It used to be when employers went bust and workers lost their jobs, pension pots, too, likely disappeared into the wide blue yonder, often leaving many with a lifetime of hardship and worry as a consequence. Consequently, institutions such as the Pension Protection Fund were set up to protects the rights of current and former employees.
The Pension Protection Fund, or PPF as it is more commonly known, a public corporation set up by the Pensions Act 2004 and answerable to Parliament, literally protects the pensions of millions of people belonging to defined benefit schemes, such as final salary pension schemes. The PPF also operates a fraud compensation fund, compensating members of all types of pension schemes who have suffered through the dishonesty of employers.
Eligible pension schemes pay levies to the PPF which also generates further income through its investments and by taking over the assets of schemes which transfer to the fund. Some older defined benefit pension schemes fall outside the remit of the PPF. Instead, such pension scheme members are helped through the government-funded Financial Assistance Scheme, or FAS. The PPF also manages FAS on behalf of the government.
The PPF’s website provides a snapshot of the state of the UK economy, listing the latest pensions schemes which have transferred over to the fund. In total, more than 430 schemes have transferred to date with compensation paid out amounting to a staggering £460 million. The average yearly payment paid out per person stands at just over £4,000.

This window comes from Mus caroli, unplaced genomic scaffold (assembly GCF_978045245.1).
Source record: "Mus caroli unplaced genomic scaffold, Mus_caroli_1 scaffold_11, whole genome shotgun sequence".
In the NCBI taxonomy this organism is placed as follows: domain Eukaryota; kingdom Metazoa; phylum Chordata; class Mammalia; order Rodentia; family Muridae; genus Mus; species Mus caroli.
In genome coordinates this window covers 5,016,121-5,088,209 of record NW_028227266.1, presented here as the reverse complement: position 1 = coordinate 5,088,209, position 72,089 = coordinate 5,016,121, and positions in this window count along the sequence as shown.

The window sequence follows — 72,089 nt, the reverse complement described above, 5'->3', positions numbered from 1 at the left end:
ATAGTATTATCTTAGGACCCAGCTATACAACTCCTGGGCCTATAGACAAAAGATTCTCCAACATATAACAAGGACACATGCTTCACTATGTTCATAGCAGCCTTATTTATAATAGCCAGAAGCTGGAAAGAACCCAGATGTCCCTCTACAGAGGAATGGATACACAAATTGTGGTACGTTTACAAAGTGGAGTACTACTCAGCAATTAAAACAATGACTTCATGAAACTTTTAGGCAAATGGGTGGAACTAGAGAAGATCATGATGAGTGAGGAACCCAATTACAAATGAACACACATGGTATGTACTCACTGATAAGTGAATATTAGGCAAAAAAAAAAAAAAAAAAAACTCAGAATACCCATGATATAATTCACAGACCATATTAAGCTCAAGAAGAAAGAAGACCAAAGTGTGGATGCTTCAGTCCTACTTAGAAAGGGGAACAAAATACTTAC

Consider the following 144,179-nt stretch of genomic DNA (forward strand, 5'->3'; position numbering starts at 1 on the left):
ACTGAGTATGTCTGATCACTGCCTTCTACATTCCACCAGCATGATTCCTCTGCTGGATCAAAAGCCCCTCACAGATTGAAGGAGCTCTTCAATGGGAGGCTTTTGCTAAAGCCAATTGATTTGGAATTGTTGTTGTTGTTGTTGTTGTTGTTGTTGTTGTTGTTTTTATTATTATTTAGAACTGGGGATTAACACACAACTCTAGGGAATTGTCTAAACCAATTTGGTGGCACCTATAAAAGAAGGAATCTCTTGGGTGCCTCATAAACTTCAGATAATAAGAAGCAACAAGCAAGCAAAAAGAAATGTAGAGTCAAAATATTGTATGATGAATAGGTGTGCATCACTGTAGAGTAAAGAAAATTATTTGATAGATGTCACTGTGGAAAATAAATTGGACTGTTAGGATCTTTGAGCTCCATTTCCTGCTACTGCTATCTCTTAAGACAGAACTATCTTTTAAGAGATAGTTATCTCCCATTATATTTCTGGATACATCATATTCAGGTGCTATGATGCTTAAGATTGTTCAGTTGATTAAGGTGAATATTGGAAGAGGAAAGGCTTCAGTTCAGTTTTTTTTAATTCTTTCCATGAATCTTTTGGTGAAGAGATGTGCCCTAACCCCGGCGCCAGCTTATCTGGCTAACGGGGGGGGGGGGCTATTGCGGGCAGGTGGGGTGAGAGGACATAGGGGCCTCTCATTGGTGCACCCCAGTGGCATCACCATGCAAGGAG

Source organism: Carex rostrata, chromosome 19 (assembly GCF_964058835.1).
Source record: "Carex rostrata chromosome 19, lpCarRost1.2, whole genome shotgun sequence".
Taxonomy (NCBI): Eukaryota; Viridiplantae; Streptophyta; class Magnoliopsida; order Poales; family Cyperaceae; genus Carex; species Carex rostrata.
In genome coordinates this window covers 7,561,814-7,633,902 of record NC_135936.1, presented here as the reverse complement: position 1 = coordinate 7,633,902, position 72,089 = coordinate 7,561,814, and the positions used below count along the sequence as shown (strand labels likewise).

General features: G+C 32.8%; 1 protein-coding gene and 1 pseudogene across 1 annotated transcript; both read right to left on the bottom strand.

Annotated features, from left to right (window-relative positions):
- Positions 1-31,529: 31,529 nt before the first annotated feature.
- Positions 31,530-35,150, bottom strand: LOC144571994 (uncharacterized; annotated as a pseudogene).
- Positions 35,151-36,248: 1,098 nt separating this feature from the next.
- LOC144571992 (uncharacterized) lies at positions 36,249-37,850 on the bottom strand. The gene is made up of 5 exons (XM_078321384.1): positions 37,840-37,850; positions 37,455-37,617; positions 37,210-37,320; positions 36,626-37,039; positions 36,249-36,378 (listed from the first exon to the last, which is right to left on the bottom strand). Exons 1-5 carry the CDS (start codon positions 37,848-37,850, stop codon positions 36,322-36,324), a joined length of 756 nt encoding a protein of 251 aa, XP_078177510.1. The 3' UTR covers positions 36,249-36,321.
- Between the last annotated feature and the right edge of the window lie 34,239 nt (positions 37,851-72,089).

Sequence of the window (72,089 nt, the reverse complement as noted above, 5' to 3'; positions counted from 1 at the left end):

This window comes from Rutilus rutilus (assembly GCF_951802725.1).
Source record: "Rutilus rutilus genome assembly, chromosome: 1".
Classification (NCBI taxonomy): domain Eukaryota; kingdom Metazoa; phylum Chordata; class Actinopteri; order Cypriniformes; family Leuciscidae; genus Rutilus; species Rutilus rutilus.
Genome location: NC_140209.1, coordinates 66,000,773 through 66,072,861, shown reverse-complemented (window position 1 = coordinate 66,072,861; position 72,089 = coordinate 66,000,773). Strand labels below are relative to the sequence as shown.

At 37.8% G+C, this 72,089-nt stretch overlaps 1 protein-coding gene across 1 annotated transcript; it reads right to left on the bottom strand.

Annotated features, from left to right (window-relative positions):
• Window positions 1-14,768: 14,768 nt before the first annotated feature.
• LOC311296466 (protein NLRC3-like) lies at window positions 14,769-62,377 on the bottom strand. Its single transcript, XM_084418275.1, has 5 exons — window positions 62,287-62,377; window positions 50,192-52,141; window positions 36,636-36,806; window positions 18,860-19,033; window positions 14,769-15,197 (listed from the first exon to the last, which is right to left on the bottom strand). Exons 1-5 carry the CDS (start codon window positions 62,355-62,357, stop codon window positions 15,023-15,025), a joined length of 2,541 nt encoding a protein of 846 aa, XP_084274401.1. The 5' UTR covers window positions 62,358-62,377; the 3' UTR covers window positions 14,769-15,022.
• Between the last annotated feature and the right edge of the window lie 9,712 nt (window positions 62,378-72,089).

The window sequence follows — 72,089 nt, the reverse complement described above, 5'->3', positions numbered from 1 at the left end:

According to figures released for March 2012, pension scheme members seeking compensation included more than 10,000 former Woolworths employees, some 2,200 workers of automotive parts supplier Wagon plc, and 2,064 employees of Salisbury-based Hiflex Fluidtechnik Limited.
All pension schemes go through a rather lengthy and convoluted assessment period prior to entering the PPF, the process being triggered initially by an “insolvency event” – in other words, the company sponsoring the pension scheme has gone into administration. TThe administrators will notify the PPF of the situation by sending them a Section 120 Notice, so they can undergo PPF assessment.
The PPF and the pension scheme’s trustees will now gather the necessary information to determine if the scheme is eligible for PPF protection or not. If it is then the Section 120 will be validated and the assessment period deemed to have begun from the date of the insolvency event.
During this time trustees will need to keep pension scheme members fully informed as to what is going and to keep paying out pensions at PPF levels of compensation throughout the assessment period. A Section 143 valuation by an actuary completes the assessment process confirming whether or not the scheme has sufficient assets and can therefore pay benefits of at least PPF levels into the future. If it can’t then the pension scheme transfers to the PPF.
Members of the pension scheme already in receipt of benefits will likely see very little difference at this stage because they’ll be receiving benefits at PPF levels of compensation. The PPF can also pull out of the process if the employer has been rescued as a going concern, for example, or the business has been sold and some other body takes over responsibility for the pension scheme.